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Rachel Dolezal recently stepped down from her position as NAACP-chapter president after allegations that she was a white woman pretending to be African-American. (Photo: Rachel Dolezal/Dolezal Family)
Many were speechless after news broke that former NAACP-chapter president Rachel Dolezal — who resigned from her role in the Spokane, Wash., offices Monday — was pretending to be African-American. But Rachel’s family has loudly vocalized their disapproval for the 37-year-old’s actions. So are they righting a wrong, or throwing their daughter under the bus?
Caucasian parents Ruthanne and Larry Dolezal, also parents to four adopted African-American children, appeared on the Today show Monday to clarify their stance on the matter. When asked why their daughter misrepresented herself, Larry said, “We’re puzzled, we’re not sure.” Ruthanne added, “Those are all false claims. I think Rachel is trying to damage her biological family.”
The couple, who live in Montana, have never discussed the controversy with their daughter because, they said, she had “distanced herself” from them in recent years. They recently explained to CNN that Rachel had been aligning herself with African-American culture since 2007. Now they wanted to abide by their own example coming out with the truth about her identity.
The couple also shared their daughter’s birth certificate and childhood photos with the Washington Post. And Larry told CNN, "We are her birth parents. We do not understand why she feels it’s necessary to misrepresent her ethnicity.“
Larry and Ruthanne say they want their daughter to get professional help. “We’re always ready as parents to forgive and move on,” Larry told Today.
Rachel Dolezal married a black man in 2000. (Photo: Dolezal Family Handout)
It’s unclear exactly what led to Rachel’s facade, but the timing of her parents’ statements are curious. By their own admission, they’ve kept silent for almost a decade while their daughter misrepresented herself both personally and professionally. “We had never been asked to be involved, we had never been questioned before,“ Larry told Today. "Just short of a week ago we were contacted by the Spokesman-Review and I guess it was part of some investigative reporting that was being done.”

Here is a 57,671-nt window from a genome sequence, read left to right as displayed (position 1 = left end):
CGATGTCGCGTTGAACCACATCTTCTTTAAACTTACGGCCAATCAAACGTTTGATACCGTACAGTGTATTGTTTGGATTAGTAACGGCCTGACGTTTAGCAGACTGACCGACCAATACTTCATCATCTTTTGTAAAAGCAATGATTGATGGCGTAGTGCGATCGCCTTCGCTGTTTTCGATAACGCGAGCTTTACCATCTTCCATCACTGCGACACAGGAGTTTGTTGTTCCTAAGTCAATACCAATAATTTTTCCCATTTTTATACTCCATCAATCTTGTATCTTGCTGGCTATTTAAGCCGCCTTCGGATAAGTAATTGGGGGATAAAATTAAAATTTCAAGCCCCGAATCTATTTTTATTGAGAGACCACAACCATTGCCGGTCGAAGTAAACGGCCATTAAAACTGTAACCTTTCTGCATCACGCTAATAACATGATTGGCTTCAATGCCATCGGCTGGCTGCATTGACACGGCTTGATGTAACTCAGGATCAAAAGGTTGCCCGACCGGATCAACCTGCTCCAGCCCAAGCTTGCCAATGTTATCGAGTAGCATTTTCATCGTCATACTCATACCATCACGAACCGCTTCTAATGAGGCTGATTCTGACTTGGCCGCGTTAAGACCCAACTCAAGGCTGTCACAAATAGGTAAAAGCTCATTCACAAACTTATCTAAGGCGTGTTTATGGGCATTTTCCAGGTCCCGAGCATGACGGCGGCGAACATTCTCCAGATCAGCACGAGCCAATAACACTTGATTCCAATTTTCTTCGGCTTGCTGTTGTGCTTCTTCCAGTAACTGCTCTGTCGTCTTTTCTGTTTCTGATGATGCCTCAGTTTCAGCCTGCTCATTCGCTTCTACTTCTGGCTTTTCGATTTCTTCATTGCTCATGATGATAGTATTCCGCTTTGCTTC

Any parent whose child has committed an offense has to grapple with the gut-wrenching decision of whether or not to go public with it, however big or small. Some stay quiet, not wanting to expose their children to public humiliation or legal action. Others turn to social media in an effort to shame their kids (forcing them to hold up confessional signs, wear ugly outfits, or destroy their own possessions). Then there are parents who speak up only when backed into a corner — the Duggar family, for example. After the media published police reports detailing that Josh Duggar had molested five girls, including four of his sisters, “19 Kids and Counting” stars Jim Bob and Michelle Duggar admitted to not seeking help for their son until he had molested his sisters a third time. They also said they “did the best we could under the circumstances.”
But is it important for parents to speak up in a timely manner and feel motivated by a sense of morality? “Parents should hold their kids accountable and do so with loving support,” Fran Walfish, a family psychotherapist in Beverly Hills, Calif., who has never met the Dolezals, tells Yahoo Parenting. “These parents kept their daughter’s secret for almost 10 years, which makes them accessories. When you don’t model accountability in your own life, children won’t learn it.”
Claiming to not understand why she assumed another identity distances them from the controversy, she adds, thereby absolving them of any role they may have played in their daughter’s deception.
“Publicly blowing the whistle on their daughter won’t help this family heal,” says Walfish. “Rachel would benefit from individual psychotherapy — and her parents should be in couples counseling with a focus on parenting issues and their relationship with Rachel.”